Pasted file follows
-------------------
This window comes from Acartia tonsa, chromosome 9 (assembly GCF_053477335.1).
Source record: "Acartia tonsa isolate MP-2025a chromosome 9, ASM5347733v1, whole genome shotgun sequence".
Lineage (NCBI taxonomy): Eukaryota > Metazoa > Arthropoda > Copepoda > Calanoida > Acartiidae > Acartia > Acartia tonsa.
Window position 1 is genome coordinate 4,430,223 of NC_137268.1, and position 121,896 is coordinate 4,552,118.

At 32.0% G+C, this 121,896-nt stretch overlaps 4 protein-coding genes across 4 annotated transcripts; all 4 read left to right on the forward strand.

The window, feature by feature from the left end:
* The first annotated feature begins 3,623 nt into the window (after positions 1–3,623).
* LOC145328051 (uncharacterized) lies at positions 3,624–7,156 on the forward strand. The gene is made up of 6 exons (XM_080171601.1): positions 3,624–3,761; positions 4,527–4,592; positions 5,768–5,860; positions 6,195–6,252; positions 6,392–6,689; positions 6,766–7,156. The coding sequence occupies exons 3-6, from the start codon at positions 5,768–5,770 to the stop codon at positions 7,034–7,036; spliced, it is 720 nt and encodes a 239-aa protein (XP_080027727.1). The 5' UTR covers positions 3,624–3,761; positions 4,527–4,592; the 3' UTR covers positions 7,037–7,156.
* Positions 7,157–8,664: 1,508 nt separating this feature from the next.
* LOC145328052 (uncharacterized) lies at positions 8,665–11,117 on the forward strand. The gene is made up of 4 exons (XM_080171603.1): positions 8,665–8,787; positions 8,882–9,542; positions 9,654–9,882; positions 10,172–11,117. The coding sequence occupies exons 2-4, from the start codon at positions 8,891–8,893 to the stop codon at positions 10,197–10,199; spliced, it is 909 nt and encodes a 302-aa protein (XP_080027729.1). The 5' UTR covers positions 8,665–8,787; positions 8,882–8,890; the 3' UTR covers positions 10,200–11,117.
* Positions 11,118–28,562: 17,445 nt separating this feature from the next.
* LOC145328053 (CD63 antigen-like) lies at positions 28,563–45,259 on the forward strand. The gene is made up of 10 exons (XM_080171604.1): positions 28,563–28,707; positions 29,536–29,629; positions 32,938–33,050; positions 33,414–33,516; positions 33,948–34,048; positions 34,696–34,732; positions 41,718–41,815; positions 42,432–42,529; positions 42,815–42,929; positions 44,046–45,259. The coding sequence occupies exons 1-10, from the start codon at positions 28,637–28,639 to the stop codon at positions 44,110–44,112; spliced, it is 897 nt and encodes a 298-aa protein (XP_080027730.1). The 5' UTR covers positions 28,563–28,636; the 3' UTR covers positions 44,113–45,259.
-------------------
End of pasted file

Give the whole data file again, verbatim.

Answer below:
This window comes from Acartia tonsa, chromosome 9 (assembly GCF_053477335.1).
Source record: "Acartia tonsa isolate MP-2025a chromosome 9, ASM5347733v1, whole genome shotgun sequence".
Lineage (NCBI taxonomy): Eukaryota > Metazoa > Arthropoda > Copepoda > Calanoida > Acartiidae > Acartia > Acartia tonsa.
Window position 1 is genome coordinate 4,430,223 of NC_137268.1, and position 121,896 is coordinate 4,552,118.

At 32.0% G+C, this 121,896-nt stretch overlaps 4 protein-coding genes across 4 annotated transcripts; all 4 read left to right on the forward strand.

The window, feature by feature from the left end:
* The first annotated feature begins 3,623 nt into the window (after positions 1–3,623).
* LOC145328051 (uncharacterized) lies at positions 3,624–7,156 on the forward strand. The gene is made up of 6 exons (XM_080171601.1): positions 3,624–3,761; positions 4,527–4,592; positions 5,768–5,860; positions 6,195–6,252; positions 6,392–6,689; positions 6,766–7,156. The coding sequence occupies exons 3-6, from the start codon at positions 5,768–5,770 to the stop codon at positions 7,034–7,036; spliced, it is 720 nt and encodes a 239-aa protein (XP_080027727.1). The 5' UTR covers positions 3,624–3,761; positions 4,527–4,592; the 3' UTR covers positions 7,037–7,156.
* Positions 7,157–8,664: 1,508 nt separating this feature from the next.
* LOC145328052 (uncharacterized) lies at positions 8,665–11,117 on the forward strand. The gene is made up of 4 exons (XM_080171603.1): positions 8,665–8,787; positions 8,882–9,542; positions 9,654–9,882; positions 10,172–11,117. The coding sequence occupies exons 2-4, from the start codon at positions 8,891–8,893 to the stop codon at positions 10,197–10,199; spliced, it is 909 nt and encodes a 302-aa protein (XP_080027729.1). The 5' UTR covers positions 8,665–8,787; positions 8,882–8,890; the 3' UTR covers positions 10,200–11,117.
* Positions 11,118–28,562: 17,445 nt separating this feature from the next.
* LOC145328053 (CD63 antigen-like) lies at positions 28,563–45,259 on the forward strand. The gene is made up of 10 exons (XM_080171604.1): positions 28,563–28,707; positions 29,536–29,629; positions 32,938–33,050; positions 33,414–33,516; positions 33,948–34,048; positions 34,696–34,732; positions 41,718–41,815; positions 42,432–42,529; positions 42,815–42,929; positions 44,046–45,259. The coding sequence occupies exons 1-10, from the start codon at positions 28,637–28,639 to the stop codon at positions 44,110–44,112; spliced, it is 897 nt and encodes a 298-aa protein (XP_080027730.1). The 5' UTR covers positions 28,563–28,636; the 3' UTR covers positions 44,113–45,259.